Spotlight

Joan Brown

George Adams Gallery, New York (S12)

Joan Brown, Homage to Akhenaton, 1983, Enamel on canvas, 182.5 × 304.5 cm, Courtesy: George Adams Gallery, New York

Joan Brown, Homage to Akhenaton, 1983, Enamel on canvas, 182.5 × 304.5 cm, Courtesy: George Adams Gallery, New York

George Adams Gallery presents four monumental paintings by influential American artist Joan Brown, from her iconic 1983 series, Homages.

Brown was omnivorous in her study of art, and keenly felt herself to be a student throughout her career: of the old masters, ancient cultures, spiritual thinking. The ‘Homage’ paintings then represent a culmination of her studies as she both draws from and engages with the symbolism of each culture: the Egyptian pharaoh, Akhenaton; Mayan god, Quetzecoatl; the spiritual teachings she gained in India, and the mystic beauty of China’s Huangshan range. All measuring 6 x 10 ft, the works were made in recognition of the various ancient cultures, ideologies and individuals who impacted Brown’s thinking.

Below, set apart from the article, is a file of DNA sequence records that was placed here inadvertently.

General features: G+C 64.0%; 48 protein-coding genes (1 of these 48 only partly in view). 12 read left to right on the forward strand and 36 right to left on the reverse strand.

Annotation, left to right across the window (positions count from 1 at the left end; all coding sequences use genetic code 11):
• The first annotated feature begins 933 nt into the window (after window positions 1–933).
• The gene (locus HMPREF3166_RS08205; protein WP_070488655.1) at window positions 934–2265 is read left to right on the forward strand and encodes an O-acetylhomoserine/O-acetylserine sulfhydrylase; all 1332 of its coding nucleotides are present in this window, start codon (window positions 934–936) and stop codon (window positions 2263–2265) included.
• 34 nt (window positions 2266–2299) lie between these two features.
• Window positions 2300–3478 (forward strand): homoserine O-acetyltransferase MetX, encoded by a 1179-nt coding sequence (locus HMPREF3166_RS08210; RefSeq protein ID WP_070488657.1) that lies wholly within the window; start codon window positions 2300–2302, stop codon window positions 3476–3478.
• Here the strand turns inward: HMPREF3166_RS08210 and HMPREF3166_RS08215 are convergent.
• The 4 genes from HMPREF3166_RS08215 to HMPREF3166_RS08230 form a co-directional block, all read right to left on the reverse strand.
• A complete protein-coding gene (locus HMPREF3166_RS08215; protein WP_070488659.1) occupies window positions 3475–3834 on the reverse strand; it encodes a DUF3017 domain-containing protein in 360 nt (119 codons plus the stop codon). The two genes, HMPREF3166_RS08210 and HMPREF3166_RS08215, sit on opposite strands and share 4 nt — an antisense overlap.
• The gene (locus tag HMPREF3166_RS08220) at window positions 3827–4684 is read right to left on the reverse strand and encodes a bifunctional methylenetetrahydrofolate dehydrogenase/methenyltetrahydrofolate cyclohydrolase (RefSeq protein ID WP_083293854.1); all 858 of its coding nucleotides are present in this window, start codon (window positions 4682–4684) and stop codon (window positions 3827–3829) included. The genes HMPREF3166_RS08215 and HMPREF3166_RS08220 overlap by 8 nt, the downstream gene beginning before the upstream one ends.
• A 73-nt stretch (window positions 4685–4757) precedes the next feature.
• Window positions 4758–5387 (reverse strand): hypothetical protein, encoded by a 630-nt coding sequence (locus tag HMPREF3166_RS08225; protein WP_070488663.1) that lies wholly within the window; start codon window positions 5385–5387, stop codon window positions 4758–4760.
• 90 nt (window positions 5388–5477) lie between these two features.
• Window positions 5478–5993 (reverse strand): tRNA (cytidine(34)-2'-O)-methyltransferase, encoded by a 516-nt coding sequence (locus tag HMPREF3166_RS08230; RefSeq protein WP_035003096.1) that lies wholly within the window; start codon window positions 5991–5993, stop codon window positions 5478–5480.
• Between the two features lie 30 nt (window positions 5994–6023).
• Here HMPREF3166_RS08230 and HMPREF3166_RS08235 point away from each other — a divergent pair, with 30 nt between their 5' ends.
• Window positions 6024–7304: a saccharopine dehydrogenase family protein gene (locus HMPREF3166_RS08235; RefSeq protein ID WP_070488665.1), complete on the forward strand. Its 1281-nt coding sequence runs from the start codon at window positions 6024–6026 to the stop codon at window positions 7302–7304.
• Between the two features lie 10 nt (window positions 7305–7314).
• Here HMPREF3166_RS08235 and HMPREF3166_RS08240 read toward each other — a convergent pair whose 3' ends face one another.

Never before exhibited as a group, these four paintings represent a vital aspect of her later career. They reveal an introspective, and deeply spiritual artist at the peak of her ability.

Joan Brown (b. 1938, California; d. 1990, India) turned a youthful fascination with Egyptology into a life-long pursuit of beliefs and cultures around the world. With the help of a Guggenheim Fellowship in 1977, Brown traveled to Egypt for the first time. Subsequent trips to South America, China, India and Mexico followed over the next five years. No tourist, Brown often traveled alone and made a point of accessing hard-to-reach destinations. She saw the purpose of these trips as an opportunity to “study ancient belief systems” which she supplemented with extensive research of her own.